I’ll be doing Machinarium a little bit of a disservice right off the bat here but I need to start somewhere. Put simply Machinarium is a point and click adventure/puzzle game for the PC, if you’ve ever played a Lucas Art’s title such as The Secret of Monkey Island then you’ll know the sort I mean. But quite importantly I need to tell you now that Machinarium is more than just another point and clicker; there’s a real unique deepness to be found here in this little-heard of game.
Machinarium is the tale of a small little robot trying to overcome a group of nasty bullies who are up to no good in robot world. He needs to both put a stop to their nasty plan and rescue a good looking girl robot too.
You take control of the cute little robot just after he is thrown away as garbage onto a scrap heap. Still functional but separated from his limbs, your first goal is to rebuild him by locating his missing pieces. To do so you’ll need to point and click your way around the area; interacting with other characters and the scenery in a bid to puzzle solve your way together again. For example; to get one of your arms back you need to exchange a rather strange looking soft toy with a nearby robotic cockroach for it. Because he’s a robot, our little hero does have an ability that Guybrush from Monkey Island lacked; he can stretch vertically about three times his height to reach objects higher up.
Simplifying it once again; typically you’ll be moving from one scene to another solving all of the puzzles allowing you to progress farther. Of course as you do progress, things become more difficult and the solutions to puzzles are spread over two or three locations and can involve multiple characters. However, it doesn’t matter how strange the puzzles are (believe me, they are strange) or how much tracking and backtracking you need to do to complete them. What makes Machinarium so good is the story telling, and of course, the story itself.
Usually Point and Click adventures tell their story in way of witty dialogue; in the old days this was delivered via text above a characters head, but of course nowadays everything is voiced by real actors. This isn’t a bad thing; I remember being totally wowed by the first games to feature hours of Digital Speech on the revolutionary new CD Rom formats back in the mid 1990’s; even though in those days they were usually rather badly acted. Just like when you compare a book compared to its movie counterpart, sometimes it just turns out that even a great actor can’t always portray an idea originally envisaged inside somebody else’s head. Machinarium tells its story to you in a series of animated thought bubbles emanating from every character; essentially when you interact with someone you’ll see their thought processes. This can be just as simple as another robot with a thought bubble showing a cigarette. So rather than being told verbally that this robot will reward you for bringing him said cigarette; you instead feel more involved with each character and their emotions. Perhaps too tricky to explain in words, that’s why one of the screenshots below will perhaps illustrate this further in your mind.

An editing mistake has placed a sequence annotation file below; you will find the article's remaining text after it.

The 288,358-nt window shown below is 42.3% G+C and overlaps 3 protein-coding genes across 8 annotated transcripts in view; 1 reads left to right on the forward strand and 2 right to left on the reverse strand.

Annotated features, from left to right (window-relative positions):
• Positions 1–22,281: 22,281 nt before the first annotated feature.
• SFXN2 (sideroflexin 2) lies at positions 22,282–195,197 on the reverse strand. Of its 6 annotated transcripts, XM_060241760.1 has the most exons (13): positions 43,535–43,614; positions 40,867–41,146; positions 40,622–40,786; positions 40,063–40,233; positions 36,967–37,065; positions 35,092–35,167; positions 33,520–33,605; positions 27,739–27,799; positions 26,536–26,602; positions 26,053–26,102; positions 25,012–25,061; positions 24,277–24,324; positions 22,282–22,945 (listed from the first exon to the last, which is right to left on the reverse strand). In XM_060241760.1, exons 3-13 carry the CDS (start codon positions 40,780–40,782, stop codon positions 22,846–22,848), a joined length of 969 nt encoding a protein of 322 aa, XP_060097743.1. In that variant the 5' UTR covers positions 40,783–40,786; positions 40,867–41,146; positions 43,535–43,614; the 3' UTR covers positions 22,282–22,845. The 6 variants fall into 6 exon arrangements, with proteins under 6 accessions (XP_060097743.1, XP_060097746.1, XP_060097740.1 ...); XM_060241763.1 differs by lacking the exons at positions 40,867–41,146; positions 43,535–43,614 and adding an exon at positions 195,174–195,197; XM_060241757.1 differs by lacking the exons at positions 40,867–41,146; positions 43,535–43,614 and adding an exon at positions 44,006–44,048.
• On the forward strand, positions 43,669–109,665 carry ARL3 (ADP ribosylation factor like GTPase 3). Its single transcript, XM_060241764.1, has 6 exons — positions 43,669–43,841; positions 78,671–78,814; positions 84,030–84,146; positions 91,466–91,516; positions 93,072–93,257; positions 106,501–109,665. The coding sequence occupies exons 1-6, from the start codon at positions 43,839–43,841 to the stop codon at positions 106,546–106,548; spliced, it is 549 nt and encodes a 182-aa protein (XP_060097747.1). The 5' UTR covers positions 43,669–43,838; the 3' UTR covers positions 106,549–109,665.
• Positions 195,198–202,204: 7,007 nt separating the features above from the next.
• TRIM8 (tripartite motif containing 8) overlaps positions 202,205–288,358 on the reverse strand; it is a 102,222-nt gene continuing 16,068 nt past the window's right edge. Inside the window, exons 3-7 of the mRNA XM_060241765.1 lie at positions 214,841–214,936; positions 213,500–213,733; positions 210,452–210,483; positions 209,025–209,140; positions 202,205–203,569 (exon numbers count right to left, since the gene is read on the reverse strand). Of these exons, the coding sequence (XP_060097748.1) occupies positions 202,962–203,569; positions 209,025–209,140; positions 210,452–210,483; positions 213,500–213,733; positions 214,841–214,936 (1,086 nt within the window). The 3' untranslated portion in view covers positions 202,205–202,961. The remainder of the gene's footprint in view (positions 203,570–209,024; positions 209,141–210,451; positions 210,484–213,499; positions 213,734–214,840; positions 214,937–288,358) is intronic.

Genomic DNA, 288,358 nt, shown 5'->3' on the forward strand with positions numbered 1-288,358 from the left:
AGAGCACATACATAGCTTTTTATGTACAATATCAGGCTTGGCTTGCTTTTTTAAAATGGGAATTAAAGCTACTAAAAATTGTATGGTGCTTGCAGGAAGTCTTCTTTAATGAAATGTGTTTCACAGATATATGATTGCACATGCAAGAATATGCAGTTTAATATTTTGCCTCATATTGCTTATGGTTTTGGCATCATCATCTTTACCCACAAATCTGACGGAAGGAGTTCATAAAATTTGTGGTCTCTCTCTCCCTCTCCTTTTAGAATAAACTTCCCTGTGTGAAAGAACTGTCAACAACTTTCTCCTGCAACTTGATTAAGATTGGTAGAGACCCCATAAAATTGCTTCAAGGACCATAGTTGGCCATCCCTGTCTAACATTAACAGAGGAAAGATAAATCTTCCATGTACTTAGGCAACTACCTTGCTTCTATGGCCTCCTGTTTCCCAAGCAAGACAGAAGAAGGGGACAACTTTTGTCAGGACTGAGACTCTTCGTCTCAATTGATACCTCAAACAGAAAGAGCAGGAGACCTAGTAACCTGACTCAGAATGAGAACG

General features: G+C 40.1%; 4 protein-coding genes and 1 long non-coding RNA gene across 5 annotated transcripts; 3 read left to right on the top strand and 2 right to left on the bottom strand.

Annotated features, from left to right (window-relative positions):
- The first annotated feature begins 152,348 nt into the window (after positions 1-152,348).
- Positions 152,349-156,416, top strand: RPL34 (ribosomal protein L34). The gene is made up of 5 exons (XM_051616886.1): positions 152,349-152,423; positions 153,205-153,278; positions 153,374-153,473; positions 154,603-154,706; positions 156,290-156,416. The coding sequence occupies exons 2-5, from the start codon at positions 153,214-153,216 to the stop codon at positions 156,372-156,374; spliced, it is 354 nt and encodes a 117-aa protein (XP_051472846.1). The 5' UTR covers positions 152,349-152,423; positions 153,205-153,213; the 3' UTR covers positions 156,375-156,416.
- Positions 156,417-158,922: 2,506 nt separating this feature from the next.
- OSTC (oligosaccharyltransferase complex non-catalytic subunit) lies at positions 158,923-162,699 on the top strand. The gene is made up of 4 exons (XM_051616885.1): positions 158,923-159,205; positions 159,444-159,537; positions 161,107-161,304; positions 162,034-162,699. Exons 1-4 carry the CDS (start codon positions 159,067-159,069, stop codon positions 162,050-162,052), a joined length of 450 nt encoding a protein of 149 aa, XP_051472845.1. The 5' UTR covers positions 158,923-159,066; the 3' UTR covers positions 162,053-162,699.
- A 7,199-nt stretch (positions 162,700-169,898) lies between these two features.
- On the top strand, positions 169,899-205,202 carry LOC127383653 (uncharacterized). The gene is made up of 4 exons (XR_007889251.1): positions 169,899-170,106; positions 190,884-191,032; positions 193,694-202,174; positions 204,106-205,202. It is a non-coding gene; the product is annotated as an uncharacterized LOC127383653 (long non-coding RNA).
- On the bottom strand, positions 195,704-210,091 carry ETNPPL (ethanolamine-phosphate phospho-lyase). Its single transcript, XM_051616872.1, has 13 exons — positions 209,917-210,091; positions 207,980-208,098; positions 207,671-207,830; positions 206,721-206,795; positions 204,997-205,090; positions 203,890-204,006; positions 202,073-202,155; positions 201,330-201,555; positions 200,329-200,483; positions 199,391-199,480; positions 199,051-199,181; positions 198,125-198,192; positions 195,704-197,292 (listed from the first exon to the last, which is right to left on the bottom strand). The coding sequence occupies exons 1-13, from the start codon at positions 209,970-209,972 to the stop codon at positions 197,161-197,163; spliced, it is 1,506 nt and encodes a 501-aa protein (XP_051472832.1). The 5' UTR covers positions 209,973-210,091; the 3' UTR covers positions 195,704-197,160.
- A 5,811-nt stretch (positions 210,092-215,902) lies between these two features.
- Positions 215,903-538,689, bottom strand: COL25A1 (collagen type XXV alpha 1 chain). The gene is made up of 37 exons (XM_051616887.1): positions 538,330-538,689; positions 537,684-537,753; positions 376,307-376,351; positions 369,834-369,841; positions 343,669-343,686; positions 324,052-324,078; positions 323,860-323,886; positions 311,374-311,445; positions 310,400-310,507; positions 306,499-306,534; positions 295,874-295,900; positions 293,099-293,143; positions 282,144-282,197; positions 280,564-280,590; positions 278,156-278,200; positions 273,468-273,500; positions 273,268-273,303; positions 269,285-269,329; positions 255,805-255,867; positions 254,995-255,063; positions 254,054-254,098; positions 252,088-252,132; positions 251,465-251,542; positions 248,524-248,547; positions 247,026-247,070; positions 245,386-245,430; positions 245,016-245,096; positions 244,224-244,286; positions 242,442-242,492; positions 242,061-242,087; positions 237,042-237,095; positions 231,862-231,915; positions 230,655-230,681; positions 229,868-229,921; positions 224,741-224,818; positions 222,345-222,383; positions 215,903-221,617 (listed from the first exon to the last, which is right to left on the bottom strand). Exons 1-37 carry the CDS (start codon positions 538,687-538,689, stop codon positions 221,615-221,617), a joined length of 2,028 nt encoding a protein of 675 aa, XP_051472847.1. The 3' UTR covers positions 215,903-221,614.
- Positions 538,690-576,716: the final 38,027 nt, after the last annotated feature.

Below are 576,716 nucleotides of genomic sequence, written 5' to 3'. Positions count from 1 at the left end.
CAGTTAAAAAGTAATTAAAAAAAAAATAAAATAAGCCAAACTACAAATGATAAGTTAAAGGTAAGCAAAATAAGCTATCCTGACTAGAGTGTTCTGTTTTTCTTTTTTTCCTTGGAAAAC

Machinarium is not only an intriguing puzzle adventure with a great storytelling; it’s also a visual masterpiece too. It’s been so long I’ve actually forgotten how long it’s been since I played a fully hand drawn game. Don’t get me wrong; I love polygons, 3D worlds, texture mapping and real time lighting. However there is a total world of difference to visuals created by really talented artists who could stun someone silent with pencil and paper drawings, to that of 3D models created by someone with a computer mouse. To put it more artistically; it takes can take a group of very talented geeks many weeks to create and make a 3D character out of triangular shapes, look realistic. On the other hand an artist could scribble on a scrap of paper with a piece of charcoal and do the equivalent in just a few seconds. Every scene in Machinarium is a work of art in itself; a gorgeously created gritty robot world that comes alive in a way that games don’t anymore. I forgot to mention the very strange built in hint system featuring a gothic diary; spiders and an R-Type style game. Strange? Sure is.
A classy well thought out puzzle game with real humour and sophistication; Machinarium may be totally overlooked by those uninterested in games that don’t feature; Nazi’s, Guns, Blood or the work Halo, but you’re not one of those people are you? If you liked Braid, LittleBigPlanet or World of Goo, you should love this. Machinarium looks great; sounds wonderful; plays great and is a work of art. 9 out of 10.